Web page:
Prepping for COVID-19: What to do if someone in your home tests positive
Masks, hand hygiene and wiping down shared areas are all useful in combating in-home transmission
The possibility that someone in your home could catch COVID-19 can be a scary, uncomfortable prospect to think about.
With more than 1,500 new cases reported across Alberta each day and vaccinations for the general public still months away, creating a plan for that possibility can be a major benefit.
Dr. Lynora Saxinger, an infectious diseases expert at the University of Alberta, says the important place to start is identifying where in your home a sick person could try to isolate to avoid shared spaces. For those caring for others in their home, using Lysol or a solution of bleach and water to wipe down surfaces can help.
"We still don't really know how much virus is on surfaces, but obviously the risk of a surface that surrounds someone with an active infection is much higher than the risk of a random package from Amazon," Saxinger said on CBC's Edmonton AM on Monday.
She recommended designating a separate bathroom if possible, or having supplies ready to wipe down high-touch surfaces like faucet handles and doorknobs. She said households can think now about setting aside a comfortable room where someone who's infected can isolate.
If you can't avoid sharing a common space, maintaining physical distance, washing your hands often and wearing a mask can still drastically cut down your chances of transmitting the virus inside your own home.
"Most household transmission studies (show) it's not inevitable that everyone in the family is going to get this," Saxinger said.
Protection is especially important in the first five to seven days of the illness, when transmission is most likely, Saxinger said. She also recommended washing shared items, like food trays, right after they're used by someone infected with COVID-19.
People living on their own should find friends or family who can call them daily to check how they're doing, Saxinger said. Tapping into these same networks can help find someone to drop off food and other provisions, or even take care of pets. Saxinger noted there isn't a huge risk of COVID-19 transmission through pets.
Those in the same household as someone who has tested positive must quarantine for the same period of time, as they're in continual exposure to the virus, Saxinger said.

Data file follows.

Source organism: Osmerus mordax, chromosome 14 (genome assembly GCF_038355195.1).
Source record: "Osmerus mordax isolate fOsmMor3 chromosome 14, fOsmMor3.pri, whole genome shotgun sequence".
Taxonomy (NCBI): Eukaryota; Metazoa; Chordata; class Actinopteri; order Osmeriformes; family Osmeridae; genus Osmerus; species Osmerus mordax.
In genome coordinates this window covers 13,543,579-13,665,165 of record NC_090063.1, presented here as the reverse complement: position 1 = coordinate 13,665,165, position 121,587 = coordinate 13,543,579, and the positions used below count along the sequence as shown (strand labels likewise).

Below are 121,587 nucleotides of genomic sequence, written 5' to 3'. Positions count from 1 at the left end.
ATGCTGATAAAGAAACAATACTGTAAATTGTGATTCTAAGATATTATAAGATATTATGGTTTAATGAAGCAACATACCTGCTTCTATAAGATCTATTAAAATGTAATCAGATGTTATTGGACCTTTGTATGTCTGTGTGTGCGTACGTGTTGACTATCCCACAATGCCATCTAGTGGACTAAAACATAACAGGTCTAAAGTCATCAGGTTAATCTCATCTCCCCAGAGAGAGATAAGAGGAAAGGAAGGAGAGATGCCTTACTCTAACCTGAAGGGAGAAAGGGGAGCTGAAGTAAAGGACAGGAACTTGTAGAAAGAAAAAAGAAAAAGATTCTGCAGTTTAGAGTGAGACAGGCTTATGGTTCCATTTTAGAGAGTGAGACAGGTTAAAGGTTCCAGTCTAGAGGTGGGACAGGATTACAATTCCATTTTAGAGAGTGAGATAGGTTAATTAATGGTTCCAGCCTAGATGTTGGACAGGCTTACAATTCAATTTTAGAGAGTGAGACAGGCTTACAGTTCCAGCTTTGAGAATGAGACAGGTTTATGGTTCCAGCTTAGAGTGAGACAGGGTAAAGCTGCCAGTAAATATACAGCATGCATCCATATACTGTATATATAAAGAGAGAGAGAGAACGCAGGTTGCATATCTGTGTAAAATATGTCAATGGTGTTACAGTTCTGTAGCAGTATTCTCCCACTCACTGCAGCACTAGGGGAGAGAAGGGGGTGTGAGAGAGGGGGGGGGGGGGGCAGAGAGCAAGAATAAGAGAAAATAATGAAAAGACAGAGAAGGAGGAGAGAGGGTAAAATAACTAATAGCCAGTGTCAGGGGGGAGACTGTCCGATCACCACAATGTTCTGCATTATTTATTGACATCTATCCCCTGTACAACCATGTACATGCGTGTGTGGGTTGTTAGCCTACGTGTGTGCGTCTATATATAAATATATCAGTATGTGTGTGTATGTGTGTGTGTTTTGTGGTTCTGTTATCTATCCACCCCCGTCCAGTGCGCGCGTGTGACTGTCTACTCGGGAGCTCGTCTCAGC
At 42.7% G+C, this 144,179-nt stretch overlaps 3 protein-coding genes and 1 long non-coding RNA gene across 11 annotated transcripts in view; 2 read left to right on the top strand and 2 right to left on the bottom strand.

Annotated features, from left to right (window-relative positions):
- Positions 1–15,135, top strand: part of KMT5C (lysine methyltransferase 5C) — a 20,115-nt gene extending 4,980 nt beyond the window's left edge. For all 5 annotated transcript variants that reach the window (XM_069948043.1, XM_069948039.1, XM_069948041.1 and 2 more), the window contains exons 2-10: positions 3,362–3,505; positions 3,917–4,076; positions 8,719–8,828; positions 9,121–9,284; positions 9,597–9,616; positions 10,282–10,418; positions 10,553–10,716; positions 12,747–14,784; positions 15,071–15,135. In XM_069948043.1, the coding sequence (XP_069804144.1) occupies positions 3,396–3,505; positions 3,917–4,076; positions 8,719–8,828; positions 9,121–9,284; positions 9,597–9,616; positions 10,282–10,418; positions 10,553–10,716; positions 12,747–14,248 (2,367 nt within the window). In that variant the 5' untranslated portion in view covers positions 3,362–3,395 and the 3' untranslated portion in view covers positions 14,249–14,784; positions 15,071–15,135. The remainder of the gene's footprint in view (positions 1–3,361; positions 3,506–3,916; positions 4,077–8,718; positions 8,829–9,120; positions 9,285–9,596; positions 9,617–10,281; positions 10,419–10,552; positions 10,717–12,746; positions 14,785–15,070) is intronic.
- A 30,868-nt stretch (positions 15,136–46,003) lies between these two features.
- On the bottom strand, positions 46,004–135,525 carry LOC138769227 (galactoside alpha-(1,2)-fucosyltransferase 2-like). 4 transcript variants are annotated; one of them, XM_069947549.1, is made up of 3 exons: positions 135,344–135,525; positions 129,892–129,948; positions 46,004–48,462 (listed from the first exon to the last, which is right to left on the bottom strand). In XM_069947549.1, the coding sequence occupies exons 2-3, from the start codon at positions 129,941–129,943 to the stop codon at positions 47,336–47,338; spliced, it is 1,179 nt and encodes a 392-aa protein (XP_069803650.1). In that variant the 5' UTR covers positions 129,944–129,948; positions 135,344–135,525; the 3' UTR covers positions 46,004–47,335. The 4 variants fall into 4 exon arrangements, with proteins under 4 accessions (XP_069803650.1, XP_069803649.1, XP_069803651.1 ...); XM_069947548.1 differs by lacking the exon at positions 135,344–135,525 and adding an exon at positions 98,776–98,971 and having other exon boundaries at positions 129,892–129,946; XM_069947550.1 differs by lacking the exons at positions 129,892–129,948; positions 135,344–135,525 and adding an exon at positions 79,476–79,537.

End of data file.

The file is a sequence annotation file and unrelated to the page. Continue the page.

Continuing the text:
You probably already have enough food in your home to last through self-isolation, says registered dietitian Raina Beugelink, so worries about stockpiling food are likely unnecessary.
Beugelink recommends having basic meals ready that will be easy to prepare when you're sick. They should include plenty of vegetables with immune-boosting vitamins, and she recommends incorporating things like ginger or garlic, foods rich with natural antioxidants, or making homemade vegetable soup or stew to keep in your freezer for when you need it.
"Diet alone obviously cannot prevent COVID-19 or any sickness," said Beugelink, who works with Revive Wellness. "But it definitely can decrease the time and severity of the sickness that you do have."
Finding staple items for your pantry that aren't loaded with preservatives or too much salt and sugar also helps, Beugelink said. She recommended looking for versatile foods that use lentils or beans.
High doses of vitamins can sometimes be harmful, and other times simply don't offer much help and are a waste of time and money. But she does recommend taking vitamin D supplements for anyone spending more time at home and not getting enough sunlight.
Most importantly, Beugelink said, it's important to maintain the four main pillars for health: managing stress, sleep, exercise and nutrition. When any of these aspects are off, your immune system can be more easily compromised.
"We can't pull any of those things in isolation to say this is the answer to boosting your immune system," Beugelink said. "We kind of have to be looking at all of those components when we're looking at someone's overall health."
Talking to children
At this point in the pandemic, many people know someone who has had to isolate or has tested positive, said child psychologist Susan Bauld.
It's important for parents to talk to kids about COVID-19, she said, and reassure them that there's a plan in place if someone at home gets sick.
"In our area as numbers have increased, there's way more anxiety and fear," Bauld said. "With the new guidelines and us all having to be home and not see people as much, I think that's all piled on the stress and worry."